Christopher Labos: No, chocolate isn't good for you. Sorry

That’s not to say you can’t eat it on Valentine’s Day. Just don’t delude yourself into thinking it’s healthy or beneficial in any way.

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This is a story about chocolate. It’s a story about how chocolate went from dessert to health food and back again. Except most people missed the ending — the part where chocolate isn’t good for you.

If we’re going to talk about the science of chocolate, we have to bring up an important point first. The chocolate you eat is not the chocolate they use in research, at least most of the time. Research tends to use cacao bean extract. The exorbitantly priced item you are buying for Valentine’s Day, because you didn’t have the foresight to buy it when it was on sale, is quite different.

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The cacao bean extract has been an intriguing target for drug research because it contains a slew of molecules that might have potential medical benefits. The chocolate sold in stores, by contrast, is loaded with fat and sugar to make it taste good. Without them, pure cacao would be quite bitter and fairly unpalatable to most people. But their addition largely destroys whatever putative healthy antioxidants might have been present in the original bean.

People often argue that dark chocolate, which contains a greater proportion of cacao, and therefore less milk, is healthier. Relatively speaking, it is healthier because it contains less sugar. But it still contains a significant amount, and mass consumption of any chocolate product will invariably lead to weight gain.

There are studies that have looked at chocolate consumptions in populations. The Danish Diet, Cancer, and Health Study, the Women’s Health Study and the Physicians’ Health Study all investigated people’s dietary habits to see if chocolate consumption was linked to a reduction in a specific arrhythmia, atrial fibrillation. These types of studies are always problematic because they rely on individuals to remember their past food consumption accurately. But even if you accept them at face value, they have yielded inconclusive results. Only the first two suggested a benefit. The third didn’t.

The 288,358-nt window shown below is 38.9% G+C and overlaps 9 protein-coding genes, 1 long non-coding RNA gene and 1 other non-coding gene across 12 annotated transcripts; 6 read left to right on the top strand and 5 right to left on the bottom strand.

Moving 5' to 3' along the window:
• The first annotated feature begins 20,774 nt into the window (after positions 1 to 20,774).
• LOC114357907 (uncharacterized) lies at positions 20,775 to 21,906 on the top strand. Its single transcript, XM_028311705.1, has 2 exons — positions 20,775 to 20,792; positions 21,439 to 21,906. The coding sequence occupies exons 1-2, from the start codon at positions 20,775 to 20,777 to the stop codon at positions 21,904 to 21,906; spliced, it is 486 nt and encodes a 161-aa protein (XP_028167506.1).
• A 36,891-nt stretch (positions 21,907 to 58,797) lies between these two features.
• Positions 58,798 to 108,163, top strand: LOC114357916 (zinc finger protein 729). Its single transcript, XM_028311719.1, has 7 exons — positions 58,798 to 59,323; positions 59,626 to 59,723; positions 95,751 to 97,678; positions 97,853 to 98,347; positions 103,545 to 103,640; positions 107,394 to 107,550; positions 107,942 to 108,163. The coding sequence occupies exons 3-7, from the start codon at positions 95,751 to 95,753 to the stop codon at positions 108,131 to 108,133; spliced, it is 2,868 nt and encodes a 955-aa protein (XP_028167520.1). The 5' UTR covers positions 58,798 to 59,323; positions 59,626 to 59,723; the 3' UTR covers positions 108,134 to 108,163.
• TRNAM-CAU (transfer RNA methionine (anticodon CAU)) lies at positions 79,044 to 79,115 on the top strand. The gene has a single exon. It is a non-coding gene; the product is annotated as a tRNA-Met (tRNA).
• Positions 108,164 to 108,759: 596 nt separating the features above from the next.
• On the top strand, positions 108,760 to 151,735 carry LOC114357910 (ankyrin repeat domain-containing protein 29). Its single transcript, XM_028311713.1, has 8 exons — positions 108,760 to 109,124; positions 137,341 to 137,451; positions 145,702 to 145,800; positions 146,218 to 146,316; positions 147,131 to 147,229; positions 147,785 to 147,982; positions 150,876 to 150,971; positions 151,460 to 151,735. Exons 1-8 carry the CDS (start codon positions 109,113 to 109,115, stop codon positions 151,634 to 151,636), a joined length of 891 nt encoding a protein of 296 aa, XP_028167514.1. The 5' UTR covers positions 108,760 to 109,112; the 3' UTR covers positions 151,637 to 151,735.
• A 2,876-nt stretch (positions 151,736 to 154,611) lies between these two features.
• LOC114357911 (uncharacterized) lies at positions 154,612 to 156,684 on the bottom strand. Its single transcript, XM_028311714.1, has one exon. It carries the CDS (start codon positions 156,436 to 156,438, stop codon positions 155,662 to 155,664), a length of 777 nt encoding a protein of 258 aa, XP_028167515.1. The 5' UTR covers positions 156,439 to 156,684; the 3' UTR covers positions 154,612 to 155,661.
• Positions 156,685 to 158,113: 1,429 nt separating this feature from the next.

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Observational studies like these often generate conflicting results because of differences between groups and the perennial problem of poor recall. Randomized trials are generally better and more reliable.

There are quite a few blood pressure trials where a flavonol-rich cocoa product was compared with a placebo or a flavonol-free cocoa powder. A Cochrane review of 35 trials demonstrated that flavonol-rich cocoa products did lower blood pressure, but did so by less than two points. Lowering your blood pressure from 148 to 146 is unlikely to yield much medical benefit when you consider how much fat and sugar is being consumed in tandem with the cocoa.

The real test of chocolate’s medical benefit was supposed to come from the COSMOS study. COSMOS was a large randomized study that tested both cardiovascular and cognitive outcomes. It used a cocoa extract rather than chocolate and was funded in part by the chocolate company Mars, but it was still seen as the most promising piece of research in the pipeline.

When the results were published in 2022, the cocoa extract did not improve cardiovascular outcomes nor did it improve memory scores on any of the cognitive tests. It’s doubtful that eating pure chocolate would have yielded better results.

The publication of COSMOS did not yield many headlines. Ask most people and they will probably tell you about studies linking chocolate consumption to Nobel prizes. Negative studies don’t tend to get much press while positive studies, on the other hand, spread far and wide. And there is no shortage of positive studies, although many of them are sponsored by chocolate companies.

The totality of the evidence does not suggest that eating chocolate is heart-healthy, good for your brain or beneficial in any way. That’s not to say you can’t eat chocolate. You can and probably will on Valentine’s Day. You just can’t delude yourself into thinking it’s healthy.

Christopher Labos is a Montreal physician, co-host of the Body of Evidence podcast, and author of Does Coffee Cause Cancer?

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